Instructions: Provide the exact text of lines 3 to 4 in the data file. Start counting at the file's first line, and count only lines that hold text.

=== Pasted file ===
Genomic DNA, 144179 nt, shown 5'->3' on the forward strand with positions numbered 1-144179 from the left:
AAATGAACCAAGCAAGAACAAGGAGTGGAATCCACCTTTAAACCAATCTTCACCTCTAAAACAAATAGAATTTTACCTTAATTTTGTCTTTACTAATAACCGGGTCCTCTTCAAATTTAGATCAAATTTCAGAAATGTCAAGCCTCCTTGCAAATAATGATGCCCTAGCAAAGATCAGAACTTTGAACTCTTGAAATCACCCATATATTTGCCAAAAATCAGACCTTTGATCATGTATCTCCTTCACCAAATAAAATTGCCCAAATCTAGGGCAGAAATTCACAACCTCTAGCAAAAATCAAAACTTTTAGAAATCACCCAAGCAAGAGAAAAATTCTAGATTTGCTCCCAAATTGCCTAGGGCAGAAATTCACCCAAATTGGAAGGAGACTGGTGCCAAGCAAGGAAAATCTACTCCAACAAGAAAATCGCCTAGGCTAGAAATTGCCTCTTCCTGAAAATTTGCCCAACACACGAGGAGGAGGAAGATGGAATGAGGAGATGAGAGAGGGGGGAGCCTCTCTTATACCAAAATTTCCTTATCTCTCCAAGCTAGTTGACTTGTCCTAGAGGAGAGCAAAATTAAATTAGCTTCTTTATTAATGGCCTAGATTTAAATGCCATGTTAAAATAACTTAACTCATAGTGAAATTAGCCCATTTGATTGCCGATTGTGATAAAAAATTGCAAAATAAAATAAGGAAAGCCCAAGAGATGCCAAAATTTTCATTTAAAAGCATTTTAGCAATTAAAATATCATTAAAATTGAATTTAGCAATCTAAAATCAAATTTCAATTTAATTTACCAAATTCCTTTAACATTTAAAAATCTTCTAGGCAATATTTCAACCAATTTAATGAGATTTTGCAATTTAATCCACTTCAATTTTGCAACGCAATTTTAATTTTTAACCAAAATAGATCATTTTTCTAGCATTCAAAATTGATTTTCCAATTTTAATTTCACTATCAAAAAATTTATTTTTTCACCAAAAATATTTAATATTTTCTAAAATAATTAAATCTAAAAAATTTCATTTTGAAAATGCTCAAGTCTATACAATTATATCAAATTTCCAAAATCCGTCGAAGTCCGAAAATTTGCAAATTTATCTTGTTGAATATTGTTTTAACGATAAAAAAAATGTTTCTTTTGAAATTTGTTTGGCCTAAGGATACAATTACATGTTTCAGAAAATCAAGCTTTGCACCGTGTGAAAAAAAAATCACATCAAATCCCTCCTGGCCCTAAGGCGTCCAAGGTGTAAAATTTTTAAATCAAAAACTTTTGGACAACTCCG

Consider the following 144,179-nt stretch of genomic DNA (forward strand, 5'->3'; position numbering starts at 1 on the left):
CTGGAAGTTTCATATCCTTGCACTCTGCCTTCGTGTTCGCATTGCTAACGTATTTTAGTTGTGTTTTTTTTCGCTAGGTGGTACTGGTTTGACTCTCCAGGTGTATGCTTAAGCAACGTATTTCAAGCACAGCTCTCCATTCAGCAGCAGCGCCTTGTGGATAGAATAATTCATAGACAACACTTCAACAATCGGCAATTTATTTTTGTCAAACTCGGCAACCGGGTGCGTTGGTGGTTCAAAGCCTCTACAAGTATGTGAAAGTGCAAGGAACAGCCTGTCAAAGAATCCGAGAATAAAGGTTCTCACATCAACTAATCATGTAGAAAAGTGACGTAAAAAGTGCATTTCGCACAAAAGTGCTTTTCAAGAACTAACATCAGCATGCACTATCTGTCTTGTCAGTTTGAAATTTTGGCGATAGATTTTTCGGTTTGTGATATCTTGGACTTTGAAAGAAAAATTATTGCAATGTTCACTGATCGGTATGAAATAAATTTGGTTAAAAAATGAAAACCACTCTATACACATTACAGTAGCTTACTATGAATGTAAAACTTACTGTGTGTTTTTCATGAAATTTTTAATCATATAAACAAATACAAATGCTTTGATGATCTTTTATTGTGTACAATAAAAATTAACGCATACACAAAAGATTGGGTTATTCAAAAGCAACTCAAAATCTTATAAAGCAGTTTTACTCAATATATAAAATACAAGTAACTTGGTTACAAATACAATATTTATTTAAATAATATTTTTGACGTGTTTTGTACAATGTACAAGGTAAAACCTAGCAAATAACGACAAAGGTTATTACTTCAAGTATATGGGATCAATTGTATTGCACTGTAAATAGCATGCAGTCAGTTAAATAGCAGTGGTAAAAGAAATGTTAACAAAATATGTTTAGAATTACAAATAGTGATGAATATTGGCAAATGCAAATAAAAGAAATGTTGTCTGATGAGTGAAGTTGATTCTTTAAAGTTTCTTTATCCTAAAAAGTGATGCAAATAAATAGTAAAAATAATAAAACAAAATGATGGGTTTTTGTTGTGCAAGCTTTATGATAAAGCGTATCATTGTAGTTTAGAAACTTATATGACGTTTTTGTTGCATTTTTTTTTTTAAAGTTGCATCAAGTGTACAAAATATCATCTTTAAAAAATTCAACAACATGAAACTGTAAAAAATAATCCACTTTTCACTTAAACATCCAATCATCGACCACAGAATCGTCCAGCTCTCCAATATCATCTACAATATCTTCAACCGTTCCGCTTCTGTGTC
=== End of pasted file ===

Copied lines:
Consider the following 144,179-nt stretch of genomic DNA (forward strand, 5'->3'; position numbering starts at 1 on the left):
CTGGAAGTTTCATATCCTTGCACTCTGCCTTCGTGTTCGCATTGCTAACGTATTTTAGTTGTGTTTTTTTTCGCTAGGTGGTACTGGTTTGACTCTCCAGGTGTATGCTTAAGCAACGTATTTCAAGCACAGCTCTCCATTCAGCAGCAGCGCCTTGTGGATAGAATAATTCATAGACAACACTTCAACAATCGGCAATTTATTTTTGTCAAACTCGGCAACCGGGTGCGTTGGTGGTTCAAAGCCTCTACAAGTATGTGAAAGTGCAAGGAACAGCCTGTCAAAGAATCCGAGAATAAAGGTTCTCACATCAACTAATCATGTAGAAAAGTGACGTAAAAAGTGCATTTCGCACAAAAGTGCTTTTCAAGAACTAACATCAGCATGCACTATCTGTCTTGTCAGTTTGAAATTTTGGCGATAGATTTTTCGGTTTGTGATATCTTGGACTTTGAAAGAAAAATTATTGCAATGTTCACTGATCGGTATGAAATAAATTTGGTTAAAAAATGAAAACCACTCTATACACATTACAGTAGCTTACTATGAATGTAAAACTTACTGTGTGTTTTTCATGAAATTTTTAATCATATAAACAAATACAAATGCTTTGATGATCTTTTATTGTGTACAATAAAAATTAACGCATACACAAAAGATTGGGTTATTCAAAAGCAACTCAAAATCTTATAAAGCAGTTTTACTCAATATATAAAATACAAGTAACTTGGTTACAAATACAATATTTATTTAAATAATATTTTTGACGTGTTTTGTACAATGTACAAGGTAAAACCTAGCAAATAACGACAAAGGTTATTACTTCAAGTATATGGGATCAATTGTATTGCACTGTAAATAGCATGCAGTCAGTTAAATAGCAGTGGTAAAAGAAATGTTAACAAAATATGTTTAGAATTACAAATAGTGATGAATATTGGCAAATGCAAATAAAAGAAATGTTGTCTGATGAGTGAAGTTGATTCTTTAAAGTTTCTTTATCCTAAAAAGTGATGCAAATAAATAGTAAAAATAATAAAACAAAATGATGGGTTTTTGTTGTGCAAGCTTTATGATAAAGCGTATCATTGTAGTTTAGAAACTTATATGACGTTTTTGTTGCATTTTTTTTTTTAAAGTTGCATCAAGTGTACAAAATATCATCTTTAAAAAATTCAACAACATGAAACTGTAAAAAATAATCCACTTTTCACTTAAACATCCAATCATCGACCACAGAATCGTCCAGCTCTCCAATATCATCTACAATATCTTCAACCGTTCCGCTTCTGTGTC